WASHINGTON — A new report in the wake of big changes to the Pentagon's security assistance apparatus argues the sector's wider web of US government bureaucracies is still profoundly tangled.
Security cooperation has been a cornerstone of US defense strategy, with $250 billion spent in at least 137 countries since 9/11. By bolstering partner security forces — from local police to elite troops — it's meant to prevent future crises, a way to do more with less.
Yet, in spite of a recently-signed defense policy bill that aims to rid the Pentagon of its organizational, transparency and training woes for security assistance, the government overall is a knot of 46 entities with slim to no coordination between them or a means of gauging whether these programs actually work.
A report by Open Society Foundations senior policy adviser Rose Jackson, published Monday, offers a blueprint for Department of Defense and beyond. Its recommendations aim to improve internal transparency, make the workforce more capable and standardize processes for planning, budgeting and programming.
"We're spending billions of dollars providing lethal capabilities to hundreds of countries," Jackson, former chief of staff to the State Department's Bureau of Democracy, Human Rights, and Labor, told Defense News. "Take our counter-terrorism effort: We think it's worth spending billions of tax dollars keeping our country safe, and we can't even answer where we're spending it or if it's working? How is that acceptable? It's potentially wasting tax dollars and threatening the lives of Americans."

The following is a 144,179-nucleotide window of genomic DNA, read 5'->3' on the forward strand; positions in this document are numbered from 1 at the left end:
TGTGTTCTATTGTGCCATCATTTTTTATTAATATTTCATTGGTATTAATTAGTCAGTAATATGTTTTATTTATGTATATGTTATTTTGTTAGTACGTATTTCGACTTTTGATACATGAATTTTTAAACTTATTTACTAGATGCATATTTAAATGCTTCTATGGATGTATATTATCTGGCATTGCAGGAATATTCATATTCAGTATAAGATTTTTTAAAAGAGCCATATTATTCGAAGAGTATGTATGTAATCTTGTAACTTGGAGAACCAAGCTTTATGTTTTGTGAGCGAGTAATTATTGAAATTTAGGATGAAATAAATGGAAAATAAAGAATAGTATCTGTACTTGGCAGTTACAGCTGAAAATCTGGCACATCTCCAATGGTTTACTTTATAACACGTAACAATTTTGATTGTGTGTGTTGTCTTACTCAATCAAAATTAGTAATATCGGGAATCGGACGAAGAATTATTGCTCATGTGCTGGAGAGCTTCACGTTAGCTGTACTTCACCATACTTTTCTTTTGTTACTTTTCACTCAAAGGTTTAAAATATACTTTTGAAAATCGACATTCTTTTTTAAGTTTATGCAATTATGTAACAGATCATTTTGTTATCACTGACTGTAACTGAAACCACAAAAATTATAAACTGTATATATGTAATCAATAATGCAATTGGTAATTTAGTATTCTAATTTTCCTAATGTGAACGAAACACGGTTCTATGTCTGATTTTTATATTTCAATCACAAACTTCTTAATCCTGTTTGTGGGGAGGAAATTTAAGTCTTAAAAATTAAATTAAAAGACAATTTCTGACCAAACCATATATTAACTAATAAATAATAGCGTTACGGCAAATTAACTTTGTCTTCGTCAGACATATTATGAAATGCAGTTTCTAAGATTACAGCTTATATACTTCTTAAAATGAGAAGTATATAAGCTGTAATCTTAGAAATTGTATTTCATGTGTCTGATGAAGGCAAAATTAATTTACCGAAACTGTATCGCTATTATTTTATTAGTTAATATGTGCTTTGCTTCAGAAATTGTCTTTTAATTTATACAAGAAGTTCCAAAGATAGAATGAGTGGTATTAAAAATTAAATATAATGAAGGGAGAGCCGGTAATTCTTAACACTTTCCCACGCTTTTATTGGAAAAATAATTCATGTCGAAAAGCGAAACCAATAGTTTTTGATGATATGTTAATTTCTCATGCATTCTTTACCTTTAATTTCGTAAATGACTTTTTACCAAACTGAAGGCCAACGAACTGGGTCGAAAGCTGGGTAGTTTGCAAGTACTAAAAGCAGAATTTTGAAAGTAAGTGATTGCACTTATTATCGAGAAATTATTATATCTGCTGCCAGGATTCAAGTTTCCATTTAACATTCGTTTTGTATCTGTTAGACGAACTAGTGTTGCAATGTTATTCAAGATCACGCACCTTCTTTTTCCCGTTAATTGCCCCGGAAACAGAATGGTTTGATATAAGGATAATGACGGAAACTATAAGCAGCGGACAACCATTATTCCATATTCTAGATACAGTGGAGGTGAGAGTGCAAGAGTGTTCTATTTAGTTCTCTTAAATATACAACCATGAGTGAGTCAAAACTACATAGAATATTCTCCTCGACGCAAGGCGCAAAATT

Still, the incoming administration's approach to security cooperation remains an open question. President-elect Donald Trump has attacked US allies as freeloading on military and diplomatic alliances. His pick for defense secretary, retired Gen. James Mattis, has benefited from numerous military-to-military partnerships as chief of US Central Command and told Politico last summer the US must "do things by, with, and through, allies."
Mattis's confirmation hearing before the Senate Armed Services hearing set for this week should provide clues. It will be up to the four-star chiefs of his regional combatant commands to make a case to the Trump White House for these programs. The trend, linked to the military's greater popularity in Congress, has been that the DoD's security aid has grown significantly while the State Department's foreign military financing budget is helping fewer countries.
According to Jackson, there is much to do. Despite the many relevant offices across government, few if any government agencies have an official center of gravity on security aid, which hampers coordination and information sharing. At the FBI, for instance, "nobody in D.C. knows at any one time how many FBI agents are overseas, for whom and where [embedded with or in an advisory capacity for foreign law enforcement]. Every agency that has a [security sector assistance] connection, should have a single D.C.-based point of contact."